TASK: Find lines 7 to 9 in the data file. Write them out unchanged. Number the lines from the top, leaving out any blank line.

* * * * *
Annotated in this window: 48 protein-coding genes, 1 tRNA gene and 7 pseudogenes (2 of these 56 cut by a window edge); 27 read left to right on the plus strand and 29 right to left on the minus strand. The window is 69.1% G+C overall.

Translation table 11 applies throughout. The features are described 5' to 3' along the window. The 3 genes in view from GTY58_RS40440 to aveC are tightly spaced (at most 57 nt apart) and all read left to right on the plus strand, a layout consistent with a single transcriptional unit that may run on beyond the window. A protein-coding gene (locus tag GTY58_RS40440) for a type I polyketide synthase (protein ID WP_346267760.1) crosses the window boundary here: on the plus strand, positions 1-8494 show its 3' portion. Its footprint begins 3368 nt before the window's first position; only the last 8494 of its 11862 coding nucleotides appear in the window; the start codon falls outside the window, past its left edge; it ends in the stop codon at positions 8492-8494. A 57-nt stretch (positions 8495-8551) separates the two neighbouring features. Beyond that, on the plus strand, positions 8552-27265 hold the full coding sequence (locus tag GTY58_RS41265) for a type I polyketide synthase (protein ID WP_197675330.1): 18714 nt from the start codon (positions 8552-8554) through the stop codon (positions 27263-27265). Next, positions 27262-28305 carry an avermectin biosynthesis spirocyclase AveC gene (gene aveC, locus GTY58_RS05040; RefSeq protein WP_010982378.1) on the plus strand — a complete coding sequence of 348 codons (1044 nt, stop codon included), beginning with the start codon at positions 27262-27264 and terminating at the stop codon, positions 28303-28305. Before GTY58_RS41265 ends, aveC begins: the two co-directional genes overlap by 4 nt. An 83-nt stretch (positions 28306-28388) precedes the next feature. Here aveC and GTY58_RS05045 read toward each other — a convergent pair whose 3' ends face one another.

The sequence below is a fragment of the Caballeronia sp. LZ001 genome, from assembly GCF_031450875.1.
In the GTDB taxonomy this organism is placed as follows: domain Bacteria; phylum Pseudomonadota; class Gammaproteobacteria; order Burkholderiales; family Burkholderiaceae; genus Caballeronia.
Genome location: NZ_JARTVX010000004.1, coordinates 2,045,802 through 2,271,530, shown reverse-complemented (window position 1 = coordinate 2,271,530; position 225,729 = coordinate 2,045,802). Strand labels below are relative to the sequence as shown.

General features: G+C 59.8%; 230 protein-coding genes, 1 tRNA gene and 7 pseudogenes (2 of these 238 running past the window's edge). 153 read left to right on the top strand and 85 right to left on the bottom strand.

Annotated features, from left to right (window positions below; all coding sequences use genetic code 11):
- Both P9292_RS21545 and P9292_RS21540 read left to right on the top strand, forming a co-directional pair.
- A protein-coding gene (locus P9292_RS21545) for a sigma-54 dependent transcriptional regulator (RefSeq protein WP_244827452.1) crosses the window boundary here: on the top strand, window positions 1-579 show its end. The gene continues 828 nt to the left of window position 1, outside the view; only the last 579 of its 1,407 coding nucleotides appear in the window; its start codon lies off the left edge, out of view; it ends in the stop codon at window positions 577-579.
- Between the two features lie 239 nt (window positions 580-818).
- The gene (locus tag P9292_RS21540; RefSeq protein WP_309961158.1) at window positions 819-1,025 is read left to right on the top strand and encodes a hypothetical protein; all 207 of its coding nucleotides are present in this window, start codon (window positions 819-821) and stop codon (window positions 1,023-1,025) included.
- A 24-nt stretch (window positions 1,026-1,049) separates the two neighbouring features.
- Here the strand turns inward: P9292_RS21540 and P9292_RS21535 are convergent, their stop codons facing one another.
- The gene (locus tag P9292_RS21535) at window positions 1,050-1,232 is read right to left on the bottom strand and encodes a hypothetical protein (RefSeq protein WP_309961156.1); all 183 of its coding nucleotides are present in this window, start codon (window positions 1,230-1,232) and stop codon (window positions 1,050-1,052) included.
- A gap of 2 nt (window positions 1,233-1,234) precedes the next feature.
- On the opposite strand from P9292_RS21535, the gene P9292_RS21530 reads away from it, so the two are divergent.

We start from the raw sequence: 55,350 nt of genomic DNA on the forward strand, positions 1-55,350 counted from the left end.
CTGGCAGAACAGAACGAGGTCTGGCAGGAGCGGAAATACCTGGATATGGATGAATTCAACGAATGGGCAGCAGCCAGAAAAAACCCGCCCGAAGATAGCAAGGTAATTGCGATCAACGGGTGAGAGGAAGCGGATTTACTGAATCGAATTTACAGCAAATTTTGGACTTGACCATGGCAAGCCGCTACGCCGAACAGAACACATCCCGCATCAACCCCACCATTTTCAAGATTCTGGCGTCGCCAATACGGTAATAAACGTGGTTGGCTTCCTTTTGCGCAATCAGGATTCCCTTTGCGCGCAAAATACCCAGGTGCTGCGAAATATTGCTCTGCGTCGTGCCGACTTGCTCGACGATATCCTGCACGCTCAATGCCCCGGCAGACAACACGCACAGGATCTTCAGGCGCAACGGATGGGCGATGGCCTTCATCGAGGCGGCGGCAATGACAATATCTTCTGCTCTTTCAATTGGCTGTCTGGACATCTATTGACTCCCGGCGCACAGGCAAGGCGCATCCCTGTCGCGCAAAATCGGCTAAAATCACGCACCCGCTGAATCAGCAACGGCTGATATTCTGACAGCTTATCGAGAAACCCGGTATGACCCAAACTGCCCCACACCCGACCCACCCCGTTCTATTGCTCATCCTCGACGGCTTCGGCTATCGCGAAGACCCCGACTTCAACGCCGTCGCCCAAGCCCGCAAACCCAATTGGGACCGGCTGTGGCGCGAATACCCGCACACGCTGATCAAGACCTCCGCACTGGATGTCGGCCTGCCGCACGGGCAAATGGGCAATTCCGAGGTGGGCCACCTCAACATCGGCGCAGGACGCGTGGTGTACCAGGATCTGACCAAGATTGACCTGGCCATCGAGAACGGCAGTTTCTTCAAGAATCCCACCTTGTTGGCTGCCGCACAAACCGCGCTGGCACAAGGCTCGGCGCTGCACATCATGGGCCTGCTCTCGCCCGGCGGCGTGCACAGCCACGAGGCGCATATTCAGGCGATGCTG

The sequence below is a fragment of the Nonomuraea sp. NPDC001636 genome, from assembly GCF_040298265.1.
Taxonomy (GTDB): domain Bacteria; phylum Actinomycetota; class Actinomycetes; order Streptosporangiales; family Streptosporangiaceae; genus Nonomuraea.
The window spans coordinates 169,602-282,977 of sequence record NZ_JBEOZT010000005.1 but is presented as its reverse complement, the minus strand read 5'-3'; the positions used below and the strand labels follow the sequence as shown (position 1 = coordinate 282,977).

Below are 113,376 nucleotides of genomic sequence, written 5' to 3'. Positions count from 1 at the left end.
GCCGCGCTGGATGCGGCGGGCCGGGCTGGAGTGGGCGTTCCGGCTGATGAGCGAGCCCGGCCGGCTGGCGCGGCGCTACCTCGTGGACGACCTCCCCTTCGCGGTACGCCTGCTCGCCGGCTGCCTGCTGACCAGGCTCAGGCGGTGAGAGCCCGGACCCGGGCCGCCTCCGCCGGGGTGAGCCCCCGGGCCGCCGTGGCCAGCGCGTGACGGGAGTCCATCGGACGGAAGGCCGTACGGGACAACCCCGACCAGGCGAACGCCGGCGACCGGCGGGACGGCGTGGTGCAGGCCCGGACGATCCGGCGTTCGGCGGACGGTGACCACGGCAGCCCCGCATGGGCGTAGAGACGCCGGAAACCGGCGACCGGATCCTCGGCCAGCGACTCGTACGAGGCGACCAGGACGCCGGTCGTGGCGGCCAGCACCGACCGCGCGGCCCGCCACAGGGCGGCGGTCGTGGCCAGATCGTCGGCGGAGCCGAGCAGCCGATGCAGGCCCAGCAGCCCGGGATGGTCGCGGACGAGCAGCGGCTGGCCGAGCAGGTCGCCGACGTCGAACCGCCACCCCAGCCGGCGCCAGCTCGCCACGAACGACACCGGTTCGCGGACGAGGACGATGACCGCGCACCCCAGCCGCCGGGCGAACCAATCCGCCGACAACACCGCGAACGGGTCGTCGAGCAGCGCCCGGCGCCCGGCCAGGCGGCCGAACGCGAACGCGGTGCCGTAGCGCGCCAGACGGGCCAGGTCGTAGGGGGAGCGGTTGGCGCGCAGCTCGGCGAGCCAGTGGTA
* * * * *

Annotated features, from left to right (window positions below; all coding sequences use genetic code 11):
- Both P9292_RS21545 and P9292_RS21540 read left to right on the top strand, forming a co-directional pair.
- A protein-coding gene (locus P9292_RS21545) for a sigma-54 dependent transcriptional regulator (RefSeq protein WP_244827452.1) crosses the window boundary here: on the top strand, window positions 1-579 show its end. The gene continues 828 nt to the left of window position 1, outside the view; only the last 579 of its 1,407 coding nucleotides appear in the window; its start codon lies off the left edge, out of view; it ends in the stop codon at window positions 577-579.